Maybe. A California court has ruled that the assumption of risk defense does not apply to rides at an amusement park. The guest will still need to prove her case; but the claim is not automatically barred as many would have expected.

In Nalwa v. Cedar Fair,LP.,  a guest who broke her wrist on a bumper car was allowed to proceed with her claim against Great America amusement park.  But isn’t an injury from getting bumped on a bumper car an inherent risk of the riding a bumper car? Perhaps, but the analysis goes further.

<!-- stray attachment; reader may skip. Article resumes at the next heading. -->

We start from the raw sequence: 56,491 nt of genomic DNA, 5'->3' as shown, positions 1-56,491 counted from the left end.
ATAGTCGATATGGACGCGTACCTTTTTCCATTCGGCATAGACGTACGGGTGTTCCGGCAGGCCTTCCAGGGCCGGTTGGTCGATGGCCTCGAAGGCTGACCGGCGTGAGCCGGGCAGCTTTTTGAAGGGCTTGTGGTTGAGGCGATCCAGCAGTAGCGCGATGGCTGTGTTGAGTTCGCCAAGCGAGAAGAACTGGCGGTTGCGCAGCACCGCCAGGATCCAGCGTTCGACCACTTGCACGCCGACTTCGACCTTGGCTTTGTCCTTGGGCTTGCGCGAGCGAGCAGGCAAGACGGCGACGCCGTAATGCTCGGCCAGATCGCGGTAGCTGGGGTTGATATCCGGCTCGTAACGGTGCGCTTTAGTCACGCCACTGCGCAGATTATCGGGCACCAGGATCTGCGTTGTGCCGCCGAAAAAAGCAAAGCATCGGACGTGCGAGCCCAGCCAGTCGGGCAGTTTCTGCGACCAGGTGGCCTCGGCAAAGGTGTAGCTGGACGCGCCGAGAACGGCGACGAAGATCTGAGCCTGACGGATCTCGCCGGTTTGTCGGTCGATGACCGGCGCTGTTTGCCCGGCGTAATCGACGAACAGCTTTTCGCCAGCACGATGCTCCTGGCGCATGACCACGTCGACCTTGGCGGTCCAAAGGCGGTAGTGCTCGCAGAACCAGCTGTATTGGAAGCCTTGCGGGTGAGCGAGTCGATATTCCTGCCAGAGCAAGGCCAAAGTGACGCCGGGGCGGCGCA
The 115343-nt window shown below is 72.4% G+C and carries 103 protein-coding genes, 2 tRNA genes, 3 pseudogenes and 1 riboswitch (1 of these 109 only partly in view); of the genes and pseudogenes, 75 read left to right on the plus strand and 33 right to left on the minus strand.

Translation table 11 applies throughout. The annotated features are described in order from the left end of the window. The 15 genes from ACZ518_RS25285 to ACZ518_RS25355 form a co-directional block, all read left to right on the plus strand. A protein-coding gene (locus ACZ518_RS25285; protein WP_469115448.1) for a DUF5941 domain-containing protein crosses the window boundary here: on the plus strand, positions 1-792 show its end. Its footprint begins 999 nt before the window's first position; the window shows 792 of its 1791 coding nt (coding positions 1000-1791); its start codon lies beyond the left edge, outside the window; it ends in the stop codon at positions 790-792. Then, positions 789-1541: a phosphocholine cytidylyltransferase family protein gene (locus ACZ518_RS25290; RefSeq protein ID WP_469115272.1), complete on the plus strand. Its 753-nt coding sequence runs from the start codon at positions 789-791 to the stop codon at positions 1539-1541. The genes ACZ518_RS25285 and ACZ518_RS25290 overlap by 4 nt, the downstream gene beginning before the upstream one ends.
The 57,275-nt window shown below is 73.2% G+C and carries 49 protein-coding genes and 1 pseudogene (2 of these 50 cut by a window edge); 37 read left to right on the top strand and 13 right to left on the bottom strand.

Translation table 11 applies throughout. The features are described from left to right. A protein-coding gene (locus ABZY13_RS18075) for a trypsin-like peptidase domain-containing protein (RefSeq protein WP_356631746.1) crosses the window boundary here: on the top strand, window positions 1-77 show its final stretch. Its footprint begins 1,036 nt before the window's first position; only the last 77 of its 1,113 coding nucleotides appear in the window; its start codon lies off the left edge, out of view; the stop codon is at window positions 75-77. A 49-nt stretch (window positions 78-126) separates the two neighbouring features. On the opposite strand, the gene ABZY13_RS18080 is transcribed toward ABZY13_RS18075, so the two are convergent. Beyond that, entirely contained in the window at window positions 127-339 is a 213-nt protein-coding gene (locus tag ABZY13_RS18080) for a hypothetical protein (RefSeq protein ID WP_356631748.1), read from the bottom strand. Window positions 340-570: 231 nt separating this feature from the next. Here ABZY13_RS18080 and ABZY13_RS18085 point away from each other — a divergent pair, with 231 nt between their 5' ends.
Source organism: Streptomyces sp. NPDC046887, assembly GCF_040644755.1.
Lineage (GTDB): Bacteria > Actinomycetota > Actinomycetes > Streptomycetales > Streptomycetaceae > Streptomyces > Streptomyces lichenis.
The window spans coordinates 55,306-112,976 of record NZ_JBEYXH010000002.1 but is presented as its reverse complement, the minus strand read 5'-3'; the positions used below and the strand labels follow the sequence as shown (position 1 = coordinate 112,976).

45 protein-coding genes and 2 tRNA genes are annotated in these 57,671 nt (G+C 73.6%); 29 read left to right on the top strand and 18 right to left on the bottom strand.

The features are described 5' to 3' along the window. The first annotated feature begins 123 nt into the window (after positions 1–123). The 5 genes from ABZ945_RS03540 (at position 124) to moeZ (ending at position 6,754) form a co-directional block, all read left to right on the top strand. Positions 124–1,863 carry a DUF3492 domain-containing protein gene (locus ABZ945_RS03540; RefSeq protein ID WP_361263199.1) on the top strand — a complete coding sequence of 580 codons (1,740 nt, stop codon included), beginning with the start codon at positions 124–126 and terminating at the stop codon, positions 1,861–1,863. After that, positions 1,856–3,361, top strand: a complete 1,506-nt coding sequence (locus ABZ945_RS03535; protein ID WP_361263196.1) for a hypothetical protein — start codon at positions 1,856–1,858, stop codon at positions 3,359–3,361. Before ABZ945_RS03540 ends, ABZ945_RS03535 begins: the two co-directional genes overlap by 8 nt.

The Court explained that California laws require amusement parks to make their rides safe. If  parks can avoid responsibility by asserting theassumption of risk defense, the purpose of the laws would be frustrated. Also, the Court pointed out that sitting as a passenger on a bumper car is not a vigorous enough activity to be considered a “sport”. And, the court determined that an amusement park owner should be held to a higher level of responsibility for safety of its rides — not a lower or non-existent safety level.

The park guest assumes the risk of being frightened — expecting a thrill; not an injury.